US 2395109 A
Description (OCR text may contain errors)
Patented Feb. 19, 1946 PATEN T `OFllCf-fl .22,395,109
, INHALER iB. iEonda, Yonkers, :N. nl., 4assigner sto Burroughs Wellcome &\'Co. (fU.-SA.),.Inc.,-.New York, N. Y., a corporation 7Aof 4.New ."Inrk.
lApplication December 23, 194%,"SeralrNo469g907 3 Claims.v (Cl. 128-200) type having novel and improved characteristics.
Another object is to provide an inhaler which is suitable for quantity production.
Another object is to provide an inhaler of the type employing a breakable glass container having a suitable covering which protects the user from injury and also prevents leakage of the contents.
Various other objects and advantages will be apparent as the nature oi the invention is more fully disclosed,
The invention will be better understood by referring to the following description taken in connection with the accompanying drawing in which two embodiments thereof have been set forth for purposes of illustration.
In the drawing:
Fig. 1 is a perspective view of the outer cartridge before the inner container has been inserted therein.
Fig. 2 is a side elevation, partly in section, of the inner container.
Fig. 3 is a longitudinal section through the assembled inhaler.
Fig. 4 is an end view thereof.
Fig. 5 is a perspective view similar to Fig. l, showing a further embodiment of the invention and Fig. 6 is a longitudinal section through the inhaler of Fig, 5.
In the following description certain specic terms are used for convenience in referring to various details of the invention, but these terms are not intended to limit the scope of the invention except as dened by the claims. Referring to the drawing more in detail, the invention is shown as applied to an inhaler comprising an inner container or ampule II of frangible onion skin, glass or the like containing a liquid I such as aromatic spirits of ammonia, aromatic ammonia, amyl nitrite or other vaporizable substances. The ampule II is suiciently thin so as to be readily frangible by the pressure of the fingers.
The sealed ampule I I is placed Within the outer cartridge I2 comprising an inner casing I4 of blotting paper, and an outer casing I of a denser paper, which may be moisture resistant.
In the embodiment shown in Fig, 1 the inner casing I4 is formed by a spirallyv wound, two ply white blotting paper strip with butted joint I3, and the opter casing I5 consists of a spirally wound strip of denser paper such as kraft paper or parchment paper which is wound around the inner casing I4 in a manner to provide a spiral groove I6 vbetween the adjacent side edges of the paper strip. The groove I6, which is shown exaggerated in Fig. l, serves to expose a portion of the surface of the inner blotting paper casing I4 so as to permit and facilitate the escape of vapors after the ampule has been broken. It is to be understood that the outer strip may be wound in such a manner that its edges nearly abut but are still sufficiently spaced to permit escape of vapors. The helical joint line I3 of the inner casing I4 is preferably offset with respect to the spiral groove I6 of the outer casing I5.
All plies are secured together with a neutral vegetable adhesive, such as a starch glue which does not retard the absorption or evaporation of the liquid when the ampule is broken.
The inner layer I4 preferably contains an indicator such as manganese sulphate, phenolphthalein, litmus, or the like, for the detection of leakage of the ammonia in the ampule. If manganese sulphate is used, for example, escaping ammonia vapors turn the container a brownish color and thereby indicate a defective ampule.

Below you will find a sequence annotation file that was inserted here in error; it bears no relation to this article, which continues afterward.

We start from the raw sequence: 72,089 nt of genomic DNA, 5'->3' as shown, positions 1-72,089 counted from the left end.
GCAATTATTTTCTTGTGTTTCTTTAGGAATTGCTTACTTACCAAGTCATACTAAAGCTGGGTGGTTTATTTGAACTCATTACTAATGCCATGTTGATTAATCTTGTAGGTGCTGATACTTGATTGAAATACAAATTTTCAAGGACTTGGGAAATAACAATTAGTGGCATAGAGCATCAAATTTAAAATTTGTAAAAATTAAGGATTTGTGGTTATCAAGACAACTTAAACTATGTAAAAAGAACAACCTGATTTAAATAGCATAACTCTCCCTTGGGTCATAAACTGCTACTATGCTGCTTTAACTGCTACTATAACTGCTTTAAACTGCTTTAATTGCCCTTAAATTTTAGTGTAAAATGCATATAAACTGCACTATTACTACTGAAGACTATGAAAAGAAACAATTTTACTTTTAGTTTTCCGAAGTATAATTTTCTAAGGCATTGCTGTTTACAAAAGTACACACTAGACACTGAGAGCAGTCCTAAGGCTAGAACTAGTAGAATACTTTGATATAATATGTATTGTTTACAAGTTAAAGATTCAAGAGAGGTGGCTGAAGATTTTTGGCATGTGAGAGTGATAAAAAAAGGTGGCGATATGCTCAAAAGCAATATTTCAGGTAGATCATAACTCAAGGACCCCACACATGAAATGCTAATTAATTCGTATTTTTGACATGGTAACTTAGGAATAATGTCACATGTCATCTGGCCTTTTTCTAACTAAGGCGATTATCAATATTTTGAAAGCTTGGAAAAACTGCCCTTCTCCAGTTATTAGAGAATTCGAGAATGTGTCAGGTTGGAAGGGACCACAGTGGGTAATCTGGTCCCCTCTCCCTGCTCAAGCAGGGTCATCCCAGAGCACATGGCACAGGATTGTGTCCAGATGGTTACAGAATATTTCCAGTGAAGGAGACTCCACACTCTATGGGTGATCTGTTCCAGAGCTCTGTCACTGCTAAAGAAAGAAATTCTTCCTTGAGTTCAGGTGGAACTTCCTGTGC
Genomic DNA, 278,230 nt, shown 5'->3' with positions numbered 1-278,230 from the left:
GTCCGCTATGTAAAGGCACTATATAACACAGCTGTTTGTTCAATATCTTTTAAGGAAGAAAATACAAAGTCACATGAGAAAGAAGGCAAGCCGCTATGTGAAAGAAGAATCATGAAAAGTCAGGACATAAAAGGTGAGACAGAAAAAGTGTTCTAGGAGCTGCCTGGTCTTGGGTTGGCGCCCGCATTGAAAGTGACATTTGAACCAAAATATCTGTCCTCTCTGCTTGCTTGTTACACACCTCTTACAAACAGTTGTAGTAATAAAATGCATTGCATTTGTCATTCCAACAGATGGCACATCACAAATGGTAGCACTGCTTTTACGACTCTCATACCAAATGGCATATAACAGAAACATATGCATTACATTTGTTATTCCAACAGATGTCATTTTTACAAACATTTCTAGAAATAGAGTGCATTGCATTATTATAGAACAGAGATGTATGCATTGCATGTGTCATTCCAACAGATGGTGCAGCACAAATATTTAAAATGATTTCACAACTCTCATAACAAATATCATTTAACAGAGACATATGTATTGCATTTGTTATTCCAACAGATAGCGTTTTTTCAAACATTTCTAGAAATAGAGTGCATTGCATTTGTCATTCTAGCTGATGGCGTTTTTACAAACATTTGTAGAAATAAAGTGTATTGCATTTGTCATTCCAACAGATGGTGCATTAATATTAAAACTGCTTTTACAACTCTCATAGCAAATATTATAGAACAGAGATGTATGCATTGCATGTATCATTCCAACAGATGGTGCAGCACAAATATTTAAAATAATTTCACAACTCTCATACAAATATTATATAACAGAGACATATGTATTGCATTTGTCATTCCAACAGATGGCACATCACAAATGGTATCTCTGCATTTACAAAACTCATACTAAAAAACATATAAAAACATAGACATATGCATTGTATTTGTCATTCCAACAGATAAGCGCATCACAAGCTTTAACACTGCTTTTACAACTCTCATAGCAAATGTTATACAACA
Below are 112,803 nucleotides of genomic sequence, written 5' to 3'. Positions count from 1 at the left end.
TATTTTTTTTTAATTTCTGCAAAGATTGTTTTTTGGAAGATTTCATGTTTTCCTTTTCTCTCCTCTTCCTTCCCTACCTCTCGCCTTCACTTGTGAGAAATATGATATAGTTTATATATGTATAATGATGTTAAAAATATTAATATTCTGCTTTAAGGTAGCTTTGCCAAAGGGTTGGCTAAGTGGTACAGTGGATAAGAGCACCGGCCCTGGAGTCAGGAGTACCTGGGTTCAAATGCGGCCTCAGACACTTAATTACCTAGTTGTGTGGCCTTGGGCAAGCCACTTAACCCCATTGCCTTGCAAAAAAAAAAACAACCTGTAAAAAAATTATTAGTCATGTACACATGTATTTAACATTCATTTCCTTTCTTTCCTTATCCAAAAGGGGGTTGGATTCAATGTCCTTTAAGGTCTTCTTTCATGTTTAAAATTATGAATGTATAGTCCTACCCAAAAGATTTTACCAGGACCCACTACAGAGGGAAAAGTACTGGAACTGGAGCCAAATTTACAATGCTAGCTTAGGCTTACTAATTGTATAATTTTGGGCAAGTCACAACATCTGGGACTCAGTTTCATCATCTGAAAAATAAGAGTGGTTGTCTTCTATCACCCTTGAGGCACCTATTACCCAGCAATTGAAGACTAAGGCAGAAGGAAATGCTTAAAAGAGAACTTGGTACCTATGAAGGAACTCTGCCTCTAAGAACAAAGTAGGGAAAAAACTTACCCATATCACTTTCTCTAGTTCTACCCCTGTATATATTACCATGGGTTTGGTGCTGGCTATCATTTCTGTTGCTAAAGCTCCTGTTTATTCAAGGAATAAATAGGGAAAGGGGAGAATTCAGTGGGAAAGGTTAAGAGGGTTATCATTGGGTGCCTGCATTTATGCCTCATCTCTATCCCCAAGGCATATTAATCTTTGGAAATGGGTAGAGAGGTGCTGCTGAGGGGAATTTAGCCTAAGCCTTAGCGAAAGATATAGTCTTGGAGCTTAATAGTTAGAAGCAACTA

The cartridge I2 is preformed in the shape of an open end cylinder as shown in Fig. l. It is then closed at one end by crimping the material as indicated at 20 in Figs. 3 and 4. The sealed ampule II containing the vaporizable material I0 is then placed in the open cartridge and the other end is closed by crimping as at 2|, Fig, 3. In this form the cartridge protects the ampule from accidental breakage, although it is sufIiciently exible to permit the ampule to be readily fractured by squeezing the sides of the cartridge between the fingers. When broken the liquid is absorbed in the blotting paper layer I4 and the vapors readily escape through the openings I6 and from the unsealed ends 20 and 2|.
The embodiment shown in Figs. 5 and 6 is y similar to that shown in Figs. 1 to 3, except that the outer layer 25 of Fig. 5 is continuous and is provided with a plurality of holes 26 which take the place of the openings I 6 of Fig. 1. These holes 26 expose the underlying layer of blotting paper and permit the escape of vapors in the manner above described.
It will be noted that-due to the simplicity of construction, the above device is well adapted to commercial production. The outer cartridge may be readily formed and the ends crimped in by suitable packaging machinery. Furthermore the completed inhaler is suic'iently stiff and rigid to permit shipment and comparatively rough hanupon and being secured to said inner casing to stillen and protect the same Aand having its adjacent edges spaced to expose a helical portion of the outer surface of said blotting paper casing. 2. An inhaler as claimed in claim 1, in which said inner casing consists of a spirally wound strip of blotting paper with abutting side edges.
1 l3I`An inhaleras claimed'in claim 1, in which said inner casing consists of a spirally wound strip of blotting paper with abutting side edges, the spiral butt joint between the adjacent edges of the blotting paper strip being offset in axial cartridge tightly enclosing said ampule, said cari tridge consisting of an inner casing formed of blotting paper and an outer casing formed of a' strip of moisture resistant paper spirally wound direction relative to said helical exposed portion -of the blotting paper casing surface.
HOWARD B. FONDA.